My left tail light was replaced - under warranty - because it would fill
Of course it is now out of warranty and the replacement fills up, too.
For the life of me I can't figure out how it is entering the light.
I am inclined towards thinking it is condensation and that I should drill a
small hole in the bottom to allow the water to escape. If so, why don't I
have the same problem of the passenger's side tail light?
By way of an update, I just pulled the assembly out. This is a 2000 E-150.
The back-up light socket was just beginning to corrode, the brake light
socket looked fine. Dried, cleaned and WD-40ed both.
Used a hair drier to dry the light assembly.
Now, I don't park downhill but there is a slight grade. It is my belief
(now-after thorough inspection) the water was pooling in the recesses of the
mounting screws, just enough that water would seep in over time. I have
made some rubber washers to fit behind the screws and will see how this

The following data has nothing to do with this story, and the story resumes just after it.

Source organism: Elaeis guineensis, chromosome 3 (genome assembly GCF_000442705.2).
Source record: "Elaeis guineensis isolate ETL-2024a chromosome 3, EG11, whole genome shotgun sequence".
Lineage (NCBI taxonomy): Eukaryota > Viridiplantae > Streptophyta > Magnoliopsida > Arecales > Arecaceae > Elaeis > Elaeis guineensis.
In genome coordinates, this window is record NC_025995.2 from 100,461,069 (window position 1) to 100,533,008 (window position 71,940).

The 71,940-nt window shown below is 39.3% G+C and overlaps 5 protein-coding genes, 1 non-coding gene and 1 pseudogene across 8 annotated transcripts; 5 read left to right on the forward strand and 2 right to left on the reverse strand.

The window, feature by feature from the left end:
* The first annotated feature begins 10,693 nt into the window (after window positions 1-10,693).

works. If that is the problem, the heat from the lamps should keep out any
If that is not the problem, I'm drilling the holes!
John . . . (leather, tow package and all the goodies-boy, did that salesman
see me coming).
Fill the tail light up with water, cover the socket openings and turn it
over to see if it seeps out a hairline crack at the top of the housing.
Sometimes where the red lens and the back part are hot melted ( or glued
) together, seperate. Put silicone sealer on it to seal it. Also I'd
grease the socket and the bottom of the bulb instead of using WD - 40.
every car I've owned had drain holes in the bottom of the tail light
1991 Pontiac Bonneville LE
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